10 Experiments At The Forefront Of Sleep Science

10 Experiments At The Forefront Of Sleep Science
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As part of the team at Experiment.com, a crowdfunding platform for science, I get to talk to scientists all the time. I've been an insomniac and poor sleeper all my life, so I decided to run a Sleep Challenge Grant to launch a batch of sleep experiments together on the site.

Here's what I'm learning from 10 scientists at the forefront of sleep research:

Men who go to sleep late have more sex.
"Evening men," who naturally wake up later and go to sleep later, tend to have higher mating success but lower success in social settings like school or business. Dr. Christoph Randler wants to investigate whether there are clues for fitness in the sperm and saliva of these men that would be an evolutionary explanation for this phenotype.

The technology of Eternal Sunshine of the Spotless Mind might be real very soon.

Imagine a tool that targets and modifies painful memories during sleep by using pleasant or nauseating smells. A protocol called 'aversive conditioning' successfully reduced smoking in patients by pairing nauseating odors with cigarette smoke. This research group in Italy is now taking this further by testing whether presenting good and bad smells during sleep can modify a person's memory.

Having less REM sleep improves depression.
For decades, scientists have known that preventing Rapid Eye Movement sleep helps patients with depression, to the point where antidepressant drugs work by specifically disrupting or impacting REM sleep. Today, scientists have identified the neurons in the ventral medulla, the area of the brain that controls sleep, that can make REM sleep turn on or off. A new technique called optogenetics is telling us how exactly sleep impacts mood and depression. Researcher David Wu wrote more about this work in his article "To Sleep, Perchance to Dream".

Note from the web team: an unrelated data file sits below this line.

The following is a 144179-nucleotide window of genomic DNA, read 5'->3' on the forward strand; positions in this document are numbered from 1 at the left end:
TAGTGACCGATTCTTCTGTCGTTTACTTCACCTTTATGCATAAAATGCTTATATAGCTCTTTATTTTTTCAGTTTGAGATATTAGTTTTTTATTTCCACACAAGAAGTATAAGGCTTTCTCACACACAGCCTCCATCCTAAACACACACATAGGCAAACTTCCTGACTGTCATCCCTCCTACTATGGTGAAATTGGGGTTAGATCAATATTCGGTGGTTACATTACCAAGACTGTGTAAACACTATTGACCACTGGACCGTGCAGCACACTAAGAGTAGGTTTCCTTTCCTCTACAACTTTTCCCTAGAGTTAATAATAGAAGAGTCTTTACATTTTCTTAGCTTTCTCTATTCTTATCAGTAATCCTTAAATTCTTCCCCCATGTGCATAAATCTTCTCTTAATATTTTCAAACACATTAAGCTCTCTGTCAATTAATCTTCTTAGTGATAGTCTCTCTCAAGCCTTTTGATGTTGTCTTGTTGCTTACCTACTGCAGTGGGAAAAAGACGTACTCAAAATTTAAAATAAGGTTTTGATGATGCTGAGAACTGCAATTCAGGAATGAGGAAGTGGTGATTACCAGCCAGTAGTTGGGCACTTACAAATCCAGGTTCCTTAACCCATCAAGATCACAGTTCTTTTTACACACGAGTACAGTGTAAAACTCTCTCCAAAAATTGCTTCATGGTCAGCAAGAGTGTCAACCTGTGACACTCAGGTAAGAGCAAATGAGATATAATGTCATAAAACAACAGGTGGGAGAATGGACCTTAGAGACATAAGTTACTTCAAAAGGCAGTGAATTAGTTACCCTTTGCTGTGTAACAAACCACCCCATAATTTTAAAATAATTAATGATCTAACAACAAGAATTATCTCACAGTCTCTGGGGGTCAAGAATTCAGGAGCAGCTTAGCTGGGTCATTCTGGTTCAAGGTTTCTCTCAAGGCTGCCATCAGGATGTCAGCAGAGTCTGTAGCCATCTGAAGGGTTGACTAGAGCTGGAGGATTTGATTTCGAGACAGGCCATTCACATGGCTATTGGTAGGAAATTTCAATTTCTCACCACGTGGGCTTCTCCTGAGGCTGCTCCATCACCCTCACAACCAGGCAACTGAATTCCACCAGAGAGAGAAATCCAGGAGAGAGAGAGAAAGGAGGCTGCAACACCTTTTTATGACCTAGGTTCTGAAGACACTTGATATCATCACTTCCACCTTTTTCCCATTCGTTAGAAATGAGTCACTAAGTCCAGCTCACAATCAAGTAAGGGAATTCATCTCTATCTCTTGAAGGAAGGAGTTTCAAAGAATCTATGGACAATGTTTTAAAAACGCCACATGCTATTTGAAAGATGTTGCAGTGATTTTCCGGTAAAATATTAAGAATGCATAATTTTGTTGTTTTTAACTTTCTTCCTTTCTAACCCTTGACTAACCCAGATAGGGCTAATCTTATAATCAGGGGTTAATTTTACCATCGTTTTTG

Infancy is the most interesting period to study sleep and the period we know nothing about.
So much cognitive development takes place in a baby during its first year, but we've been held back in studying the relation of sleep to development simply because our tools are not built for babies. A researcher at the Infancy Studies Lab at Rutgers has been developing new mobile sensors that will fill in this gap in research.

Insects need sleep for some of the same reasons humans do.
One of the ways sleep is valuable is that it helps clear toxins in our brain. The process is not well-understood, though, and until very recently we believed it only happened in mammals. This new research builds on the finding that fly sleep also contributes to waste clearance, and delves into how the process works.

Napping during the day can reduce children's sleep at night. But if the quality of sleep is good, we should keep naps.

This researcher is investigating the controversy around whether preschool kids should be napping. While it has been shown that napping reduces the length of sleep at night, there hasn't been much research into the quality of that nighttime sleep.

Light and sound during sleep could alleviate insomnia
People with conditions like arthritis experience insomnia at higher rates. Insomnia makes the pain worse, and the pain makes the insomnia worse. Light and sound therapy while sleeping is currently a promising approach, so this researcher is mapping the brain during the therapy to see what effect it has.

Stroke victims suffer worse effects of sleep apnea

Sleep apnea, which affects 1 in 15 people, is the condition where breathing is disrupted during sleep and oxygen levels in the bloodstream drop. For stroke patients where oxygen in the brain is disrupted, this is especially bad.

Brainwave data for sleep abnormalities can be crowdsourced

Sleep spindles are discrete, intermittent patterns of brain activity observed in human EEG data. Increasingly, these oscillations are of biological interest because of their role in development, learning and neurological disorders. Some scientists have shown that crowdsourcing this data analysis can be cheaper and faster than academic experts, similar to Galaxy Zoo or FoldIt.

Children with ADHD can have better self-control with 1.5 more hours of sleep.
Pilot studies found that when healthy kids are asked to go to bed 1.5 hours earlier for one week, it can change their behavior. When given a test to measure inhibition control, children with more sleep perform better by reacting less impulsively. Extending this to children with disorders like ADHD or other learning disabilities is a major open scientific challenge.

Next week, you'll hear from four scientists who are working on sleep.

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